The Five Phases of Flattening a Classroom

a simulpost with TechLearning

The Five Phases of Flattening a Classroom
Right now, Julie and I are both doing several things to help duplicate ourselves and help others understand what it takes to conduct a Flat Classroom project or Horizon Project.

I've outlined what I believe are the five phases I take my classes through to prepare them for independent, self-directed levels of collaboration. I suspect these ruminations will evolve.

Phase One: The INTRA-connected Classroom
First, one must have a classroom that is connected electronically to itself.

This includes:

  • A walled blog (I use Ning.)
  • Intra-class Instant messaging and Skyping I teach this using a backchannel in some of our class discussions. By observing a live backchannel chat, I teach appropriate behavior and what it means to be a professional student. I also have them video and audio skype each other.
  • Intra-class collaboration using a public wiki
    • First, someone they sit next to.
    • Next, someone who sits on the other side of the room. (I have to cut off the verbal tether to transition students to online interaction!)

I wouldn't DREAM of connecting my class to another until I teach appropriate electronic behavior. There is a BIG difference between understanding how to USE electronic media and understanding appropriate BEHAVIOR. The using is easy, the behavior takes time and vigilance.

PHASE 2: The INTERConnected Classroom
I connect ALL of my classes to one another on the Ning. Students must learn the dynamics of interacting with people of other ages and in other classes. This is a wholly different dynamic than intra-classroom because students are interacting with students they may not see on a daily basis.

This includes:

  • A walled blog (I again use my social network, Ning that is private.)
  • Inter-Class projects and collaboration on the wiki (i.e. Your 2nd period class is doing a project with your 4th period class)
  • Asychronous communications — sharing videos, photos, blogging, and more where students must respond and communicate on a topic. (You have to cut off the tether of both time and space and teach students to collaborate with those who will work at a different time and in a different space than they are occupying at the moment.)

This further helps students understand that they are working with REAL people with an online presence and takes them in a gradual transition to a fully online project. It also helps you pick up on potentially troublesome habits of students while ALL students are still under your direction and policies.

Phase 2A – IntraDistrict or IntraAssociation students
For those in a district or association — I would add another possible step in here of connecting by grade level and subject. Honestly, I can see no excuse for not connecting all fifth graders in a district or all World History Students.

DON'T STOP! I don't think that one can get enough diversity within a private school or public school association or within one district to truly accomplish what needs to be done in terms of cultural understanding with today's teens. Move on to the next phase.

Phase 3: Flat Classroom – Many to One Connections AND one to Many connections with Teacher Direction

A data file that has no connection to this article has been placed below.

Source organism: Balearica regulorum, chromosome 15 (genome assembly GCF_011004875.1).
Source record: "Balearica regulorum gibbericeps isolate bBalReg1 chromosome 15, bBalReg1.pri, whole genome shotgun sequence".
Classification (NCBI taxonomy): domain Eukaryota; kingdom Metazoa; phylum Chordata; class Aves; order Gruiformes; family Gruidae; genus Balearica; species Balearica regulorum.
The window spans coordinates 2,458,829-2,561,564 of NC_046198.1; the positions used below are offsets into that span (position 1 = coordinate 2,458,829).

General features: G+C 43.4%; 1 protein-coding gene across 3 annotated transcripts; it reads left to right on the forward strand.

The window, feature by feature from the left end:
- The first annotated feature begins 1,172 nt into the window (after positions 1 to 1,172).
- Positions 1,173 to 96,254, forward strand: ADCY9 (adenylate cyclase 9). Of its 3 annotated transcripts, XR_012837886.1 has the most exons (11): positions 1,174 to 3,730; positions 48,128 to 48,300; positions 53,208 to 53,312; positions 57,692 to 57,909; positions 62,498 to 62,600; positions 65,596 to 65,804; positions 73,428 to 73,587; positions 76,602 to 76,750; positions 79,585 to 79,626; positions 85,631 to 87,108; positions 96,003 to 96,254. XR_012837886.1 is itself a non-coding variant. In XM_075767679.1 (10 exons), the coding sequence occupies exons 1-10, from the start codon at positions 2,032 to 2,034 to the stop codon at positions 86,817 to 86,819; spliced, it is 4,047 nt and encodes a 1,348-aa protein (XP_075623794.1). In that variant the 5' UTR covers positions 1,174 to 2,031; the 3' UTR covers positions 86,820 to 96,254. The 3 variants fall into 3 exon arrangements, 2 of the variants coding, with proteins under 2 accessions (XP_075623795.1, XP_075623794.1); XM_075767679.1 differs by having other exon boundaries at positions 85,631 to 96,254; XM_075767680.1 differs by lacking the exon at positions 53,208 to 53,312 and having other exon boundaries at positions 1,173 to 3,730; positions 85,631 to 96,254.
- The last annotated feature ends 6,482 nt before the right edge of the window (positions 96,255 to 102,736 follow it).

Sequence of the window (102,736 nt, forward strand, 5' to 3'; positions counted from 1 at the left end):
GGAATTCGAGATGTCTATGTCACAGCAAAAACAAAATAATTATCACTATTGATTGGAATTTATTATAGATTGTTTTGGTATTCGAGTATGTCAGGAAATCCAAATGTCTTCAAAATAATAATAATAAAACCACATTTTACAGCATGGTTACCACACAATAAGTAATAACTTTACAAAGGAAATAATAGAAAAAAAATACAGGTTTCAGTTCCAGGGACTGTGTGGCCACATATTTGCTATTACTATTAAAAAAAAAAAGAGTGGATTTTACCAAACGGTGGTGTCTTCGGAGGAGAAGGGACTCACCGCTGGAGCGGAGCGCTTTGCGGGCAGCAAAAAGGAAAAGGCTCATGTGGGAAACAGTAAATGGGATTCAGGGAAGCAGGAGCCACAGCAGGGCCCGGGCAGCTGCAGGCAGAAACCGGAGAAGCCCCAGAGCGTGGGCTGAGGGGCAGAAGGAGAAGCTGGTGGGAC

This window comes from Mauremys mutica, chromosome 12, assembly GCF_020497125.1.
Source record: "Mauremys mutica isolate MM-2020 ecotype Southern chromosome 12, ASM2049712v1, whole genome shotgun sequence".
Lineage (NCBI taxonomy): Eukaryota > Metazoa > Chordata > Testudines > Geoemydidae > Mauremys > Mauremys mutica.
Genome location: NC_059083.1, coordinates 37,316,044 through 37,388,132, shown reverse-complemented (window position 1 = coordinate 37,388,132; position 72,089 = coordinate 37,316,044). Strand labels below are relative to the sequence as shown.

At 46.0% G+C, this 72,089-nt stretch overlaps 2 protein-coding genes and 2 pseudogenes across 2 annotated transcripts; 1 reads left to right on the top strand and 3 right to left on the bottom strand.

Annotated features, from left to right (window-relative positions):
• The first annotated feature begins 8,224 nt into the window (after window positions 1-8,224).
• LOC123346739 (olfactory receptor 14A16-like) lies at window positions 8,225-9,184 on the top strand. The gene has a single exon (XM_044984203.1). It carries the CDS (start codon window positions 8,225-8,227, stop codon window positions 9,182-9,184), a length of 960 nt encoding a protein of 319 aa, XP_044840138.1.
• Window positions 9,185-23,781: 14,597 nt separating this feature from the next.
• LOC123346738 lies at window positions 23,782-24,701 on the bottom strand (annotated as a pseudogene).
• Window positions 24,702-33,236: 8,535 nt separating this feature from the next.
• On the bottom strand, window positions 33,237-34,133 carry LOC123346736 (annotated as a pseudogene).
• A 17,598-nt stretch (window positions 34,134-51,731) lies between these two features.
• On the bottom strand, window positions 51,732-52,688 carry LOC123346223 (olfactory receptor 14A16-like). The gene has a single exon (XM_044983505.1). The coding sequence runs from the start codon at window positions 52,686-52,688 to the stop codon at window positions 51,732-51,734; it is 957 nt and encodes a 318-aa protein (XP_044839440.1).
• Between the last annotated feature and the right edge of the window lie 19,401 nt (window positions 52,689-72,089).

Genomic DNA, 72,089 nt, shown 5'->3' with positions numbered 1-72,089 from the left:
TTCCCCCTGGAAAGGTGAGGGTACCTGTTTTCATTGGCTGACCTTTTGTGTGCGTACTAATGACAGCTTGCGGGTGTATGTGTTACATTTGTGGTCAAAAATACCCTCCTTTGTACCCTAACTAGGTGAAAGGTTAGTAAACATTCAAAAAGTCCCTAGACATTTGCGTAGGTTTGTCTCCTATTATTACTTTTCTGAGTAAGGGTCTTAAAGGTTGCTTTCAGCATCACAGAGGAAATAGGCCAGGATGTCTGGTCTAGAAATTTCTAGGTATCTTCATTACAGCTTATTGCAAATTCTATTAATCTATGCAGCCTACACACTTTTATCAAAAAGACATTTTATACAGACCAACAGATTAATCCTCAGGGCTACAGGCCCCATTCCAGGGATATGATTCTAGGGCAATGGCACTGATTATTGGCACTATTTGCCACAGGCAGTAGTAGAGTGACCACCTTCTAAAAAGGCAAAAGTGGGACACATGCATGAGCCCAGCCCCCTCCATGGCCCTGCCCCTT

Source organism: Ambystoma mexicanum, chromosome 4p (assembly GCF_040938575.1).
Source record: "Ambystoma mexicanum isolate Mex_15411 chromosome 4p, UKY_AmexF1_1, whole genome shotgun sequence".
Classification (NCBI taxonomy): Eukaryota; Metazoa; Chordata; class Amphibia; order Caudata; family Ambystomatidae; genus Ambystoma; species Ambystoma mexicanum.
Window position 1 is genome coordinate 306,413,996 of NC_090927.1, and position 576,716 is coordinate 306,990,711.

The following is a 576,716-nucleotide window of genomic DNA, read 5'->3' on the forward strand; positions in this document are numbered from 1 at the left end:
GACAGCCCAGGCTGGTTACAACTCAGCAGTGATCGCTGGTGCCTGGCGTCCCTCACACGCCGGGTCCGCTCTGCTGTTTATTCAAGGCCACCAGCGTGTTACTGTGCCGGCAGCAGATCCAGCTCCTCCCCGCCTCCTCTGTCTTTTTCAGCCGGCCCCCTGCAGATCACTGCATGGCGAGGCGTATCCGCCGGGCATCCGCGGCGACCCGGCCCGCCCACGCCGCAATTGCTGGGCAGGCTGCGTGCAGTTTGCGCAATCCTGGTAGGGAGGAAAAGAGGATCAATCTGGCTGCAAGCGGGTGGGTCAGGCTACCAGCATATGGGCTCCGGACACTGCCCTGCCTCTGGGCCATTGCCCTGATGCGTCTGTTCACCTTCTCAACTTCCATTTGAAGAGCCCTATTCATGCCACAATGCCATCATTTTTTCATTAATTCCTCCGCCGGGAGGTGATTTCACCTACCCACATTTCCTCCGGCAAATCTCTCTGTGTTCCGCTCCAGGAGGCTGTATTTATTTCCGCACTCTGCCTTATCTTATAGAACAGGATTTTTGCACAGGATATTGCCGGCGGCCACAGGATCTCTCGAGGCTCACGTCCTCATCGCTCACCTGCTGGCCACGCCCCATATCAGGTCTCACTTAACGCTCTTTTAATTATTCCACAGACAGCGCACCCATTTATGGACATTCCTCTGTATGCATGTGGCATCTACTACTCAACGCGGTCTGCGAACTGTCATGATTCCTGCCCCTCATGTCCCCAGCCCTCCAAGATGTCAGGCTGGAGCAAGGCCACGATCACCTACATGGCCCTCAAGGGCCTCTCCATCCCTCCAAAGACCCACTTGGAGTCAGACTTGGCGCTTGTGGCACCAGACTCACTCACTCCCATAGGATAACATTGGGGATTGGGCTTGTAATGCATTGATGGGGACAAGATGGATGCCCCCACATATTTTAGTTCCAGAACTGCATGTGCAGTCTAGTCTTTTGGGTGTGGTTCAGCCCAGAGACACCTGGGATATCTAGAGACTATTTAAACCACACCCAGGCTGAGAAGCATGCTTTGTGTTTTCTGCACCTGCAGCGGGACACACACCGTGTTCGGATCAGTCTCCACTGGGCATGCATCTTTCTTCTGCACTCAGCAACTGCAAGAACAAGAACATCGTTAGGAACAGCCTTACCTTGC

In this phase, students as a class are connected to one person or group of people typically via Skype. This is essential because they can see me model appropriate behavior and techniques.

This includes:

  • Presenting to another location as a class via Skype.
  • Interaction with an expert (such as our keynote speakers for our projects) via wiki or videosharing.
  • Connecting to others through my quoting their work (with permission) and sharing with others. (a sense of global audience and they are more likely to read and see me model appropriate behavior.)
  • Public (anonymous) blogs of my students who have permission from parents. (others blog on a large blog with 1,000 other students at Youth Voices.)

This gives them awareness of a global audience and transitions them to full blown connections as individuals. They learn accountability and I am able to isolate their individual practice and habits to help them.

Phase 4: Flat Classroom: Many to Many with Teacher management
This is Flat Classroom with many students collaborating with one another directly to create wikis and digital artifacts (they outsource part of their video to one another.) On this project, the teachers are still very involved in group dynamics and media issues with the teams.

This includes:

  • Collaborative Writing and Editing between students
  • Involvement of experts and other educators to provide a rich, diverse global audience and feedback.
  • RSS readers and customized learning spaces (for self-directed learning)
  • Instructions delivered via wiki to all students (they use their RSS reader to get their assignments.)
  • Interaction with a keynote or thought leader to inspire them and help them understand global audience from the beginning.
  • Digital Storytelling with outsourcing of part of their video to a partner in another location (This requires an EXTREME amount of communication between the partners and is quite challenging.)

This is a HUGE step between Phase 3 and 4 and the first time I did it as a teacher it was a bit overwhelming. I liken it to going down a really long water slide for the first time… knowing it is supposed to be fun but also knowing that once I start, I'm not stopping until the end comes!

Phase 5: Flat Classroom: Many to Many Connections with STUDENT Management